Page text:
These liberals, these energetic patriots whom France should honor since they defended so courageously its rights and its liberties, lost their cause because they separated it from that of the one man who could have saved them. To be sure the position was a critical one. Those in office found themselves confronted either with the necessity of accepting again absolute authority or surrendering their Country to the foreign invader.
They would have done better to place their confidence in the promises of the victorious warrior. It was the desire for freedom that made them enslave themselves. I have heard it said often enough, and I cannot deny the fact, that the authority of a legal Constitution is preferable to that of a single man, but at this moment the memory of all the great things the Emperor had accomplished filled my mind to the exclusion of everything else.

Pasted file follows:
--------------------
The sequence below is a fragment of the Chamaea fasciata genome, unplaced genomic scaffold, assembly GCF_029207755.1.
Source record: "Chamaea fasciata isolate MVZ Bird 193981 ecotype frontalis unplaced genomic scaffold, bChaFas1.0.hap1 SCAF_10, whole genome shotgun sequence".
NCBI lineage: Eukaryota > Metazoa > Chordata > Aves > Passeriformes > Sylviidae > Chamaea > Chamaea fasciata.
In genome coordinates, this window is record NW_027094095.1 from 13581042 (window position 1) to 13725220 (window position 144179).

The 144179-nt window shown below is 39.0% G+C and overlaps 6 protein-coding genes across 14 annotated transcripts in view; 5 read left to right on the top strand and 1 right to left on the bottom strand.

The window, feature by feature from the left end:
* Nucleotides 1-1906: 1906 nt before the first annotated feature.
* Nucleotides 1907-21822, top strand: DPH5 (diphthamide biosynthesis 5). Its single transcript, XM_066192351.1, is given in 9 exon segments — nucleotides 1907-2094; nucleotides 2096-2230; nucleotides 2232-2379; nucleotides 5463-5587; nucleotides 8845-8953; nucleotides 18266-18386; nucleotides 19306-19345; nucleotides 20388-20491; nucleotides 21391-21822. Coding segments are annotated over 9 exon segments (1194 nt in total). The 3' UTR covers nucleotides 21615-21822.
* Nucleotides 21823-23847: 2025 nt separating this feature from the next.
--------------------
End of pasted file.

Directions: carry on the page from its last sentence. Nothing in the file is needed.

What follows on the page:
Had he not rescued the country from anarchy and chaos, established a throne founded on the essential equality of man, increased France's fame abroad, reestablished its finances, religion, industry and social order?
Had he not accomplished a host of other glorious and useful acts which the nation had benefited by because they were the product of his genius?
Yet the man who had done so much was forsaken. He and his few faithful friends found themselves exposed to all sorts of dangers, including the schemes of revenge which the enemy might entertain.